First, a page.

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Managing Nurtrients in Dairy Cattle Diets

By Faith Cullens, MSU Extension dairy educator  (.(JavaScript must be enabled to view this email address))

Livestock producers can manage nutrient losses by improving the accuracy of the diet offered, improving the digestibility of the diet consumed (thus reducing manure excretion) and reducing the amount of feed waste. The main nutrients of environmental concern are nitrogen and phosphorus.
Nitrogen is a component of amino acids that are vital to the maintenance, growth, reproduction and lactation of dairy cattle. Nitrogen is a nutrient of concern because it can volatize into the air as ammonia, and nitrates can pollute groundwater and surface water.

Phosphorus is also important in animals’ diets because it is a key component of bone and cell membranes. When excreted, phosphorus binds to soil and can be carried to surface water. When not managed properly, phosphorus can cause excessive growth of algae and other aquatic plants, which uses large amount of oxygen. Low oxygen levels can result in fish kills.

Improving formulation accuracy

A first step in ensuring that you are meeting, not exceeding, the needs of the animals is grouping animals by nutritional requirement (age, production level and body condition) so that you are not over- or underfeeding valuable nutrients.
You can improve the accuracy of your feed formulations by working with a nutritionist. The nutritionist should have feed composition analyzed routinely (monthly or whenever there is a change), especially forages and byproduct feeds in which phosphorus and nitrogen concentrations can vary greatly. The nutritionist should balance rations to National Research Council (NRC) recommendations for protein and phosphorus. Higher feeding rates do not improve lactational performance and reproduction.

For mature, lactating Holstein dairy cows, approximately 1 gram of phosphorus for each pound of milk produced is sufficient. This level is provided with typical feed intakes and 0.32 to 0.38 percent ration phosphorus (dry matter basis). Balancing to the amino acid requirement of the target animal can further improve the accuracy of the ration by reducing the crude protein concentration. This area of nitrogen management is developing, and nutritionists may choose to utilize protected amino acids to target specific amino acids.

One way to keep an eye on the adequacy of dietary protein nutrition is to monitor milk urea nitrogen (MUN) concentrations. This inexpensive analysis is routinely done along with the determination of milk components. MUN is a general indicator of the amount of dietary protein fed in excess of requirement or dietary protein with poor amino acid profile or quality. Updated recommendations state that, under typical production situations, the herd average should range between 10 and 12 mg/dL of milk for Holsteins (Kohn, 2007).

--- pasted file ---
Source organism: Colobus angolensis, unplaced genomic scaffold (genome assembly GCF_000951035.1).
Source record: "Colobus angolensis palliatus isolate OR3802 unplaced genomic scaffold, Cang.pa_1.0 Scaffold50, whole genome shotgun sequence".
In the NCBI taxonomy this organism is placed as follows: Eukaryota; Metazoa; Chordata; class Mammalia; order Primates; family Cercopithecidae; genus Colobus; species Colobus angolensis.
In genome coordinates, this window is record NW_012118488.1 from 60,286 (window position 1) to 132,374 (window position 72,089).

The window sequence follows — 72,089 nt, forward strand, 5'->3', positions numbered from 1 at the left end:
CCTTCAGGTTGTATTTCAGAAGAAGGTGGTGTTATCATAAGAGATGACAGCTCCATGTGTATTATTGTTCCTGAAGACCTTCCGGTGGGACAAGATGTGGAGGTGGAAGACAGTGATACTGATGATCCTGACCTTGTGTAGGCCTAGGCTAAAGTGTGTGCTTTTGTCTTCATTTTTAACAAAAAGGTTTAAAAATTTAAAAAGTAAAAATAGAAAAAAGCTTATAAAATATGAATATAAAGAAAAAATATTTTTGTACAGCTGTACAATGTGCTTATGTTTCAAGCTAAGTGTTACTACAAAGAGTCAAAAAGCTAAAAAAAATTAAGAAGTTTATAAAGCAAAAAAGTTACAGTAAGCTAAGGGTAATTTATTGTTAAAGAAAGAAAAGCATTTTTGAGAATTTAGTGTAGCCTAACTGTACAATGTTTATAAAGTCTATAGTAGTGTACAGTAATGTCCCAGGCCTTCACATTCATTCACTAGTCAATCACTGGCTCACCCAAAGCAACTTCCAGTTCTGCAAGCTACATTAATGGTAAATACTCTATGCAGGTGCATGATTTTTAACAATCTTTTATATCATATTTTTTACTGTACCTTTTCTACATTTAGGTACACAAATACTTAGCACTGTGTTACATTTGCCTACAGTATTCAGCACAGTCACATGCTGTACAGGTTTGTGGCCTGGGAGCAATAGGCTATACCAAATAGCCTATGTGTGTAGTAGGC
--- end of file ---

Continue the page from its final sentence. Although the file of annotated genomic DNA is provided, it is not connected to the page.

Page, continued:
Improving digestibility

Any undigested feed nutrients that are excreted in feces as part of manure represent lost nutrients and lost profit. Using a processor on corn silage and grinding concentrate feeds can greatly increase the amount of feed digested and therefore reduce nutrient loss. Although you can never achieve 100 percent diet digestibility, you can maximize digestibility by paying close attention to the feeds you select—especially forages. Commercial feed testing laboratories can test the neutral detergent fiber (NDF) digestibility of your forages. This can be affected by many things, including variety, growing season, maturity, fermentation, preservation and feed handling. Measuring NDF digestibility not only gives a means to compare forages but makes ration balancing more precise and animal performance more predictable.

Management considerations

As milk production increases, dietary nutrient requirements increase at a slower rate as nutrient utilization efficiency per unit of milk produced increases. Management factors that increase milk production and improve nitrogen efficiency include the manipulation of photoperiod by the addition of artificial lighting, milking three times per day versus two and using bovine growth hormone (Jonker et al., 2002).
To reduce waste, feed close to the amount the cows are consuming, and if possible, feed the refusals to other animals. Make sure that the equipment that you are using to present feed to animals is not causing excess feed waste. This is commonly seen when feed mixers and feed troughs are overfilled.


Feeding nutrients in excess of what the animal requires increases costs as well as the land base needed for manure application. In addition, energy is often required by the animal to get rid of nutrients she does not need. Using a combination of strategies to improve formulation and feeding accuracy, feed digestibility and milk production will conserve nitrogen and phosphorus. These changes can have a positive impact on the environment and your bottom line.

This article was published in the 2009 Manure $ense guide. To download the entire guide, click here.